Biofuels have come under fire recently for exacerbating the food shortage crisis. In 2005, the United States Congress began to require widespread use of ethanol in motor fuels. This law combined with a subsidy for this use has created a flourishing corn market in the United States, but has also diverted agricultural resources from food to fuel. This makes it even harder for the hungry stomachs to compete. As Amartya Sen rightly points, “Ethanol use does little to prevent global warming and environmental deterioration, and clear-headed policy reforms could be urgently carried out, if American politics would permit it. Ethanol use could be curtailed, rather than being subsidized and enforced”.

Biofuel production takes scarce land out of food production; by some estimates, meeting the biofuel goals in US law will require an amount of farmland equal to the states of Virginia, Maryland, Delaware, and New Jersey. If this land is used to produce food, clearly there would be much more for people to eat.

Biofuel is not the only culprit in diversion of land-use to non-productive use. Others equally to blame are:

  • The tobacco industry
  • Tea and Coffee plantations the world over to be sold to the wealthier countries
  • Floriculture to sell flowers in the wealthier countries
  • Sugar cane growing for sugar exports
  • Beef and fast food industries using up precious resources

When precious arable land use is diverted to non-productive use, the overall costs to society can be considerable.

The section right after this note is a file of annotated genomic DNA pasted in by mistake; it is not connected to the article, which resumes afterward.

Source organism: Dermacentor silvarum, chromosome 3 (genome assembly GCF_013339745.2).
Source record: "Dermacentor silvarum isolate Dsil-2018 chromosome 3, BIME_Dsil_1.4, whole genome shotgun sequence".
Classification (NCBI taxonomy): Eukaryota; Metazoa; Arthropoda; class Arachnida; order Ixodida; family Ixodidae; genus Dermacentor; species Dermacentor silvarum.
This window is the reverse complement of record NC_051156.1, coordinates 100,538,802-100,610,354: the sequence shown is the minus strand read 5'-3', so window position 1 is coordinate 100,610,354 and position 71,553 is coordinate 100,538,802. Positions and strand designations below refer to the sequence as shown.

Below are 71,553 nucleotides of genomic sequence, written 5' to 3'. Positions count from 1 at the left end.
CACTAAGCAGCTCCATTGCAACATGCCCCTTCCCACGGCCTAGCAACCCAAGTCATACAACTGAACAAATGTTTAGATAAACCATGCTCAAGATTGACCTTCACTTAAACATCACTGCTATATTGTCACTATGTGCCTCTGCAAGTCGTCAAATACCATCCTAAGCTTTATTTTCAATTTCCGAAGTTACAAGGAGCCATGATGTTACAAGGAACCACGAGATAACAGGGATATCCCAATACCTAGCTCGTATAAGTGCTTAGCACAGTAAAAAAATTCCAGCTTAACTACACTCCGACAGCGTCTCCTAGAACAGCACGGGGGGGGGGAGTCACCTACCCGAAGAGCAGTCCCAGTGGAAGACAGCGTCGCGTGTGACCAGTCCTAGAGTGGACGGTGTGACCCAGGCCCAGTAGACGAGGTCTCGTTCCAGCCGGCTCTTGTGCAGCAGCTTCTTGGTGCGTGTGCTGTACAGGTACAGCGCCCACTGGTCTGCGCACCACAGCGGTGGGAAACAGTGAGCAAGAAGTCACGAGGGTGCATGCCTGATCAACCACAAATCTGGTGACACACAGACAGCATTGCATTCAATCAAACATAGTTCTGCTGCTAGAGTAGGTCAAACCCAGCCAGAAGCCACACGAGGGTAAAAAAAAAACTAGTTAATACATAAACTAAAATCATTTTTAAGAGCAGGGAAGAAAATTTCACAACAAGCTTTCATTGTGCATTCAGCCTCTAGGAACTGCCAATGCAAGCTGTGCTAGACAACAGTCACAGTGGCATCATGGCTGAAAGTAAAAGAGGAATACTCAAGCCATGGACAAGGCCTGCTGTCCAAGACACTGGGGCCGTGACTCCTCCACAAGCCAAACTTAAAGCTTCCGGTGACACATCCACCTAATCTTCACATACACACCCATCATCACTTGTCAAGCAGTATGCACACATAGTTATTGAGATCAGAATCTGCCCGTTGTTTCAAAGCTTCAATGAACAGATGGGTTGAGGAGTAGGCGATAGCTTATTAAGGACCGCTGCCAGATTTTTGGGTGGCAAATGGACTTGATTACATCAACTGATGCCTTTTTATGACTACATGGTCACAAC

Meat production is crop, land and water intensive. You need 25 gallons of water to produce a pound of wheat — 2,500 gallons to generate a pound of meat.

The beef industry consumes a considerable number of resources. Excessive promotion of its consumption has led to many health issues as well as environmental problems. Consider the following (taken from Richard Robbins book “Global Problems and the Culture of Capitalism”):

  • More than one third of the world’s grain harvest is used to feed livestock.
  • The total cattle population for the world is approximately 1.3 billion occupying some 24% of the land of the planet.
  • Some 70 to 80% of grain produced in the United States is fed to livestock.
  • Half the water consumed in the U.S. is used to grow grain for cattle feed.
  • A gallon of gasoline is required to produce a pound of grain-fed beef.

So you can imagine the repercussions of doubling meat intake!

Now, back to the food crisis. Is the crisis really sudden and not foreseen? Is the growing world population really the culprit for sudden shortage of food crops like rice and wheat?

Food price index data from the UN’s Food and Agriculture Organization (FAO) show sharp rises in recent months for some food types like cereals, oils and fats:


And the BBC’s food price statistics shows sharp rise in basic cereals:


But was the crisis sudden? Certainly not as data from UN’s FAO proves. Prices have been rising for quite some time now, and perhaps earlier warning signs were missed or ignored?


And now to put Bush’s statement in perspective, the following says it all:


Note: At an interactive session on economy in Missouri (May 2nd), Bush said, “Worldwide there is increasing demand. There turns out to be prosperity in developing world, which is good .…. it also, however, increases demand. So, for example, just as an interesting thought for you, there are 350 million people in India who are classified as middle class. That’s bigger than America. Their middle class is larger than our entire population. And when you start getting wealth, you start demanding better nutrition and better food, and so demand is high, and that causes the price to go up.”